In 2012, Goldacre put the powerful pharmaceutical industry under the microscope in his book Bad Pharma.

He reported how some of the major pharmaceutical companies, instead of basing medicine on real science, produce their own “research results” and mislead patients by exaggerating the benefits of the products they sell.

Goldacre also suggests that health workers and patient groups have been bought by the pharmaceutical industry. The result is that patients do not get the treatment they need, which can have fatal consequences.

Publishing practices under scrutiny

In his latest research article, Goldacre and his colleagues scrutinize renowned scientific medical journals such as The Lancet to examine their publishing practices.

These journals are regarded as upholding a high standard of research integrity and thoroughly evaluating the trial results to be published. Goldacre and his colleagues show this to be far from the case.

Their study has revealed many fundamental shortcomings in the actual research – and in the publishing practices that have failed to reveal the deficiencies. The study also found major differences between various journals’ publishing practices.

The background for the study, writes Goldacre, is that “[d]iscrepancies between pre-specified and reported outcomes are an important source of bias in trials.” Goldacre is the first author of the research article.

He notes that outcome misreporting continues to occur despite legislation, guidelines and journals’ public commitments to correct reporting.

“We aimed to document the extent of misreporting, establish whether it was possible to publish correction letters on all misreported trials as they were published, and monitor responses from editors and trialists to understand why outcome misreporting persists despite public commitments to address it,” says Goldacre.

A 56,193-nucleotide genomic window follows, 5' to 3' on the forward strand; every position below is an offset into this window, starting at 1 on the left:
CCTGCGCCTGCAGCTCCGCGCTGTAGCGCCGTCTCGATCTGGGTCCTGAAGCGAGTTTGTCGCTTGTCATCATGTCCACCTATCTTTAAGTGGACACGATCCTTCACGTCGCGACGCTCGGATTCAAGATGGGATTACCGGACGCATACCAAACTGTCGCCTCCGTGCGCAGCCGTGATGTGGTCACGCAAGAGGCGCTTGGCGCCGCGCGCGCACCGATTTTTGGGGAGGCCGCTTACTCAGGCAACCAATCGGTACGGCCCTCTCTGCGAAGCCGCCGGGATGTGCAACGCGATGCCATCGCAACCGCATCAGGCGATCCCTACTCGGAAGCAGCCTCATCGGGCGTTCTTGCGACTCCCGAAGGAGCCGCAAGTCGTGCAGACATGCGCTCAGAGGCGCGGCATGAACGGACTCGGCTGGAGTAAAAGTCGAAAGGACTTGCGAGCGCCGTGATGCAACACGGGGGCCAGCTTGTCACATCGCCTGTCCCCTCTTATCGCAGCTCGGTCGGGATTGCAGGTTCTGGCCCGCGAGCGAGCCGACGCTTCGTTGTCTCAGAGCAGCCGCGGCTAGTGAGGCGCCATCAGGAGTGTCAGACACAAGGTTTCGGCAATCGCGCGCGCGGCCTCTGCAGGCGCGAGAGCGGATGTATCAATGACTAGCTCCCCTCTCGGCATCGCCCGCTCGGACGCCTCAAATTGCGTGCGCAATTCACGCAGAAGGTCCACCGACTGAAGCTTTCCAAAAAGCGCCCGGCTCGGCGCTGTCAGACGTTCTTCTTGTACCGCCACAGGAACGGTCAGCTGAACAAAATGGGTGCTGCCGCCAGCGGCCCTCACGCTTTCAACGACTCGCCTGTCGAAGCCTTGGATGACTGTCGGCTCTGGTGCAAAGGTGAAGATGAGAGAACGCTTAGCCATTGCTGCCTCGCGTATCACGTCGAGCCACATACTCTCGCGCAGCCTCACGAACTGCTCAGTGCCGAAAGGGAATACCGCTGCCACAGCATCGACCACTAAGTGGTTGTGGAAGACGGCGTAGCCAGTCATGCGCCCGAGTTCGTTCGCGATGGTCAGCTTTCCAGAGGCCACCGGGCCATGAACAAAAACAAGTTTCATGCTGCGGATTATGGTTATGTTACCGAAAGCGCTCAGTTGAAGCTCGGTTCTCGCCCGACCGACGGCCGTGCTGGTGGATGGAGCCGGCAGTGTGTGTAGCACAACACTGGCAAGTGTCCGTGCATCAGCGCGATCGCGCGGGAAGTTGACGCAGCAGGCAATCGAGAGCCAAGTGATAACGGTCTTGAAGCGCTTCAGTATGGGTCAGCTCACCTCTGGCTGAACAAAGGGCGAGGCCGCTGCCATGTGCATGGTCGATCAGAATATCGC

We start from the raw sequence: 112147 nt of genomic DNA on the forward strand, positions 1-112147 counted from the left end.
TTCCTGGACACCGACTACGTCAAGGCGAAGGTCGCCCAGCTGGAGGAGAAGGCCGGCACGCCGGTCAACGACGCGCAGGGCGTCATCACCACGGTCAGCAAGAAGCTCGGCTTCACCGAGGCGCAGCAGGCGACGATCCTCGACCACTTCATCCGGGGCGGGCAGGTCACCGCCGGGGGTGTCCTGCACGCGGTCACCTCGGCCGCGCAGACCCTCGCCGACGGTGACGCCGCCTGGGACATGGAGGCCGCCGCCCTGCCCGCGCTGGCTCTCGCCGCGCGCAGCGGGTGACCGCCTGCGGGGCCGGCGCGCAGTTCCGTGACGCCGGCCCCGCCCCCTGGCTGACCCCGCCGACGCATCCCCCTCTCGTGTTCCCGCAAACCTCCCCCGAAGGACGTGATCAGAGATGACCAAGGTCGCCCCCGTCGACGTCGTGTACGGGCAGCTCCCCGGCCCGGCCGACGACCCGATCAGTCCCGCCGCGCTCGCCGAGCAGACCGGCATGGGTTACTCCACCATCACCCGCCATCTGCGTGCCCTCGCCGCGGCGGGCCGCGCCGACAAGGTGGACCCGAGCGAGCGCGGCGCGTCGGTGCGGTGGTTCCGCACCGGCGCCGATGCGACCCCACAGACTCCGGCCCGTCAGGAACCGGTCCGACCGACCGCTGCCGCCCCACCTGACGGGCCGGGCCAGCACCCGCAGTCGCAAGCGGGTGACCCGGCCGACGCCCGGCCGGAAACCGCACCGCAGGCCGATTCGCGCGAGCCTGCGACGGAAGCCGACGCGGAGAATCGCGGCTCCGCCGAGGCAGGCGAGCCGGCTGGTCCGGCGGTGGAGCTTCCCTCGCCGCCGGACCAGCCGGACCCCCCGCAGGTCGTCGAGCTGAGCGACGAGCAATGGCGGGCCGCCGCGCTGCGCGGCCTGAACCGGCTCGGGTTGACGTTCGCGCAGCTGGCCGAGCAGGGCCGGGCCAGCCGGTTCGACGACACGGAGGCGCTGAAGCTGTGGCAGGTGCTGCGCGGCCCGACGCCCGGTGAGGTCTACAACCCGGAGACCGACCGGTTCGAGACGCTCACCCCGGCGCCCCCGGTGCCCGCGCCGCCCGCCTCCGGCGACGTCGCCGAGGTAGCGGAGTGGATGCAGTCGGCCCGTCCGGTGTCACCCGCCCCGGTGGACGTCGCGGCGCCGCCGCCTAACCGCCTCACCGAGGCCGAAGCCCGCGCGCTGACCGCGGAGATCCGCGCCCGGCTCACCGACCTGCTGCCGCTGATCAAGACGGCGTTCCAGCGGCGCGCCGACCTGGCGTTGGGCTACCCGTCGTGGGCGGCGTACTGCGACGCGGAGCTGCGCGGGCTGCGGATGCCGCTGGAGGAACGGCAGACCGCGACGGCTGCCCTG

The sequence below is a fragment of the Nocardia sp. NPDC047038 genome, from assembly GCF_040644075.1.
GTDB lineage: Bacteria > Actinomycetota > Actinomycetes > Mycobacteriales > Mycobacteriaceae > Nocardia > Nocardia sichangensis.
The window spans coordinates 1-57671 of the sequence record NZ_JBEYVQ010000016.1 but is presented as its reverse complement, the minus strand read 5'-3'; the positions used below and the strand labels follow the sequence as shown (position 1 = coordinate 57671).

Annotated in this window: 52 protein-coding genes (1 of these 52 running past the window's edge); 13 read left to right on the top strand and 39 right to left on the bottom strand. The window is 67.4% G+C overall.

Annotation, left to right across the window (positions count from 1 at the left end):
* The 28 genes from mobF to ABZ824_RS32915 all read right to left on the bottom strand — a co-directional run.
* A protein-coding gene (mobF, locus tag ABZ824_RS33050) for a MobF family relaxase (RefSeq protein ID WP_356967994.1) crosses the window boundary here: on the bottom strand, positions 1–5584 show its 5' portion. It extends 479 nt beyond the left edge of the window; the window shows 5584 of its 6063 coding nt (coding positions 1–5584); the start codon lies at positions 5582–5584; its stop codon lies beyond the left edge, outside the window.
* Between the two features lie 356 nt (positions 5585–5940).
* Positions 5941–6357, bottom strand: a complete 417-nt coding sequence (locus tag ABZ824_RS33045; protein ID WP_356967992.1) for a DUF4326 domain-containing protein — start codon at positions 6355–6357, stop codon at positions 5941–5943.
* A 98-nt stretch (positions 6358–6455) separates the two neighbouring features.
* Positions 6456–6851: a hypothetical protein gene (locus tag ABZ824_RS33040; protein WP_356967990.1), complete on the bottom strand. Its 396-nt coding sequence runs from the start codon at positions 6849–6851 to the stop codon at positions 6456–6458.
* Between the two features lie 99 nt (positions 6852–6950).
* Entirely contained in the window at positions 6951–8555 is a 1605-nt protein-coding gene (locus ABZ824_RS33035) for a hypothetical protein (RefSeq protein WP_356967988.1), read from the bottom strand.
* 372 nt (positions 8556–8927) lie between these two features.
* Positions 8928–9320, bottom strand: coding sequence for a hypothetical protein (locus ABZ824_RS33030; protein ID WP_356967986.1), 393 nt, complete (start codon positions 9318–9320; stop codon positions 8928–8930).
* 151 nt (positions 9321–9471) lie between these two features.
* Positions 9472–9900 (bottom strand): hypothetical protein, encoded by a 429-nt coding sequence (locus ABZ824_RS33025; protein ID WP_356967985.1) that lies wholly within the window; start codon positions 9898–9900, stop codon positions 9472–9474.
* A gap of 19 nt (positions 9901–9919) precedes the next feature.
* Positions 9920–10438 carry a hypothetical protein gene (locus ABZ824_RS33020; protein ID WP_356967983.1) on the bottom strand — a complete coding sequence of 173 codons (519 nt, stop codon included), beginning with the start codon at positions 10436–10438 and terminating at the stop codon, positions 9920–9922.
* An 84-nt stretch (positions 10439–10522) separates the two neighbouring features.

Not following the gold standard

The five scientific journals evaluated by the researchers have committed to abide by the Consolidated Standards of Reporting Trials (CONSORT), considered the “gold standard” for research publication.

These guidelines are designed to improve the reporting of various types of health research, and to improve the quality of research used in healthcare decision-making processes.

The medical journals investigated by the researchers were The Lancet, New England Journal of Medicine, Journal of the American Medical Association, British Medical Journal and Annals of Internal Medicine.

All revealed extensive breaches of the CONSORT guidelines, and most declined to publish correction letters that documented deficiencies.

The researchers compared published research results in the five journals against different protocols and registry entries. Where they found misreported research trials in the published articles, they sent correction letters to the medical journal that had published the article.

Of the 67 scientific articles assessed, 53 showed discrepancies that required correction letters, according to the CONSORT guidelines. Only 23 of the correction letters submitted by the researchers were published.

The journals that did publish correction letters took an average of just over three months to do it. The slowest journal took more than eight months before publishing the correction letter.